This area combines information from the Justice Department (on criminal referrals, prosecutions, and sentencing), the Office of Personnel Management (on staffing), the Internal Revenue Service (on income reported on returns and collection matters), the General Accounting Office and the Internal Revenue Service (on odds of district tax audits), and the United States Census Bureau (on population).

    Data on civil enforcement -- tax audits -- cover tax audits carried out by IRS district offices. These are the more traditional face-to-face audits which take place at an IRS office, or at the taxpayer's place of business. These are conducted by IRS revenue agents and district tax auditors. Not included in these counts are correspondence contacts from IRS Service Centers, which since a 1994 definitional change in what IRS defines as an "audit" increasingly dominate IRS's published "audit" totals. (See IRS Audit Staff and Number of Returns Audited.) No figures are available for how these Service Center "audits" are distributed geographically within districts included under a Service Center.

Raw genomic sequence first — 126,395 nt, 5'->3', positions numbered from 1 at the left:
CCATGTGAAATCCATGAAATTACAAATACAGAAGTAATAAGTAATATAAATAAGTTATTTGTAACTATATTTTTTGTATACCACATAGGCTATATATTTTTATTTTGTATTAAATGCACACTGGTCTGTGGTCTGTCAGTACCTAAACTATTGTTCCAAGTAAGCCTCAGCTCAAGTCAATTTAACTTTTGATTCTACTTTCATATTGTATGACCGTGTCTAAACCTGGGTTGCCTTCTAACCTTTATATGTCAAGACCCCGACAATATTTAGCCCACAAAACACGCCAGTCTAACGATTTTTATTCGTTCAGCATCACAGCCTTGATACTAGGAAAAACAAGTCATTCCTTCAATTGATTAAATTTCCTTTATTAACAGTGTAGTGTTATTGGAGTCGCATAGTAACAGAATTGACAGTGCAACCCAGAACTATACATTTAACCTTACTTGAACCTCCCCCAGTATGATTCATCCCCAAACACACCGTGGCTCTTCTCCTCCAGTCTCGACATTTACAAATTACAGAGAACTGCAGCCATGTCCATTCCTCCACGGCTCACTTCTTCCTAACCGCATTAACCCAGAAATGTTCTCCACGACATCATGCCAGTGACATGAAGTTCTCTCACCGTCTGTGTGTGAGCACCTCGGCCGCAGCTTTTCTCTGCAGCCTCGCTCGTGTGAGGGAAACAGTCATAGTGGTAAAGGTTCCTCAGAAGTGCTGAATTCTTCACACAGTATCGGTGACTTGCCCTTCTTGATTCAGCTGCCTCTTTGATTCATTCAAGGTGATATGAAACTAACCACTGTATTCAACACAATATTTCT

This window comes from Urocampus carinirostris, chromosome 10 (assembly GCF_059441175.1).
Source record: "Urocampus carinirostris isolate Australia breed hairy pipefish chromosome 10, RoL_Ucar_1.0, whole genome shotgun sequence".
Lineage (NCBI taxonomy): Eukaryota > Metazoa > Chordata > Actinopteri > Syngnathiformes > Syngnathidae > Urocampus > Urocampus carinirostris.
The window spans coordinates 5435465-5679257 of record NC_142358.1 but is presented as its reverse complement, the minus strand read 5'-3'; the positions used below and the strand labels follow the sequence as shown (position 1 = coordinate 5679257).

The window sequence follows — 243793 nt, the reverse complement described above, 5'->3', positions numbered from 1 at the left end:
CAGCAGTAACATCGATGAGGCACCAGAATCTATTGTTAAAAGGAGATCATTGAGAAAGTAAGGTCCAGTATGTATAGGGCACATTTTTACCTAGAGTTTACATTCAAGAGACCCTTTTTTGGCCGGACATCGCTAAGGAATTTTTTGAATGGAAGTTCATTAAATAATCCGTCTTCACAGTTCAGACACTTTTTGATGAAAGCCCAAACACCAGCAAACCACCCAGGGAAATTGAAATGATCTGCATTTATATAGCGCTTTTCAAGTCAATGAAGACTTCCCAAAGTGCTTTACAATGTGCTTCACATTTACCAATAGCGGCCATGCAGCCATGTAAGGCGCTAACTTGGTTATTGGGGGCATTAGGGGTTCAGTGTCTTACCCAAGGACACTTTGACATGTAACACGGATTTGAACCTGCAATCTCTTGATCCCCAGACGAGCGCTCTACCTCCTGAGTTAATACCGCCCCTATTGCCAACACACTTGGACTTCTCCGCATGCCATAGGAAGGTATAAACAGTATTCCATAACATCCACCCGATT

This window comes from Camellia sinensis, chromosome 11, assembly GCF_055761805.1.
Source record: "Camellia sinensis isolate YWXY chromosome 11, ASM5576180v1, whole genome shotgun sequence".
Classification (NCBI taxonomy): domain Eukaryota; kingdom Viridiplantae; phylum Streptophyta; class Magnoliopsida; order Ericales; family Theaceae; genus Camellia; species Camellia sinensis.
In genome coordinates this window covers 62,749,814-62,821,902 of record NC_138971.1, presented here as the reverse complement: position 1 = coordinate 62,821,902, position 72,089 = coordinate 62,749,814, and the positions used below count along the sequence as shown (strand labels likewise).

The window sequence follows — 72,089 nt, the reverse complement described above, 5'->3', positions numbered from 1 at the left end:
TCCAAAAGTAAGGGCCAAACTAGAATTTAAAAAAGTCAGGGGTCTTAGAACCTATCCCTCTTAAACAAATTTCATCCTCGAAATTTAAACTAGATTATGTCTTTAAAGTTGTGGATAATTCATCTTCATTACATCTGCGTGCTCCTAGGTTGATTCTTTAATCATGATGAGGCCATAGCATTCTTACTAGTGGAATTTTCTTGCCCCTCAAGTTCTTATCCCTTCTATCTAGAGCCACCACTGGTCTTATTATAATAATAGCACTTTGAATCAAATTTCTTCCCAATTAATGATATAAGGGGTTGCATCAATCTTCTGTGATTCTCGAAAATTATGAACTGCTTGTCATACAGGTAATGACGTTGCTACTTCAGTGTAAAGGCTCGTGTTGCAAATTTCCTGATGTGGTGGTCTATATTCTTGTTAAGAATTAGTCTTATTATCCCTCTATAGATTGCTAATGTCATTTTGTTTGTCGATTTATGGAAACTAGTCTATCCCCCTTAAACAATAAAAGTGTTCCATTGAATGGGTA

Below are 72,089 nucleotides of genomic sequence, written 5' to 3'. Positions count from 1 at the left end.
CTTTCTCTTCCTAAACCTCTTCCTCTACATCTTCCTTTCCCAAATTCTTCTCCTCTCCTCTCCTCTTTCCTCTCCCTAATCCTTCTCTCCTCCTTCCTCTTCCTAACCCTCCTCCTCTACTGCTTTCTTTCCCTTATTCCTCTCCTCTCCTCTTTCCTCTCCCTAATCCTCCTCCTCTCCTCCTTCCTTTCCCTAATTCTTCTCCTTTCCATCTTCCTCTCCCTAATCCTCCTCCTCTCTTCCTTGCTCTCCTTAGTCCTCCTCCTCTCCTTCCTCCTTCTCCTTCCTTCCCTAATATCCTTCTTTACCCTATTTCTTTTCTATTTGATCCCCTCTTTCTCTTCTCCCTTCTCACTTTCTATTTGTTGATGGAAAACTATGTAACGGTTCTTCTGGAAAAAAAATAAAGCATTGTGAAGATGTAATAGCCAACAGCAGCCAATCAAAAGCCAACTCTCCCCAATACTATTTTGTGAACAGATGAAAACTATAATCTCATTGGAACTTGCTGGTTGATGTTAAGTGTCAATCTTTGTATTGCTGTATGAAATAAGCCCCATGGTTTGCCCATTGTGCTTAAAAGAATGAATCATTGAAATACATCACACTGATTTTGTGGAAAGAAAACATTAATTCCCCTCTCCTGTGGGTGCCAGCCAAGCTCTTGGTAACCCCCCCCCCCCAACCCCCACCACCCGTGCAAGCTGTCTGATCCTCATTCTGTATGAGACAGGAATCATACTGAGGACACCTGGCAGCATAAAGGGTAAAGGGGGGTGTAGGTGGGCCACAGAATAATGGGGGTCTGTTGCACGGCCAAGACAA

Typically audits are on a per return basis. A single return may involve more than one taxpayer (for example, taxpayer and spouse). Also, a single audit may examine more than one year's return for a single taxpayer. Each return recorded by the IRS as covered by the audit is counted in these data.

    Collection enforcement activity can be on an account basis (such as taxpayer delinquent accounts), or on a "per IRS action" basis (such as levies, liens, and seizures). It is possible for the same taxpayer account to be subject to more than one IRS action. Due in part to this difference in counting basis, some percents may be over 100 where multiple actions exceed the number of accounts on which the actions were taken.

    Data on criminal enforcement cover IRS referrals for criminal prosecution from both its Office of Criminal Investigation and its Inspection Office. IRS reports that in 1995 less than 6 percent of its criminal convictions resulted from Inspection Office investigations. As a result of the IRS Restructuring and Reform Act of 1998, inspection functions were transferred to the Inspector General for Tax Administration under the Treasury Department.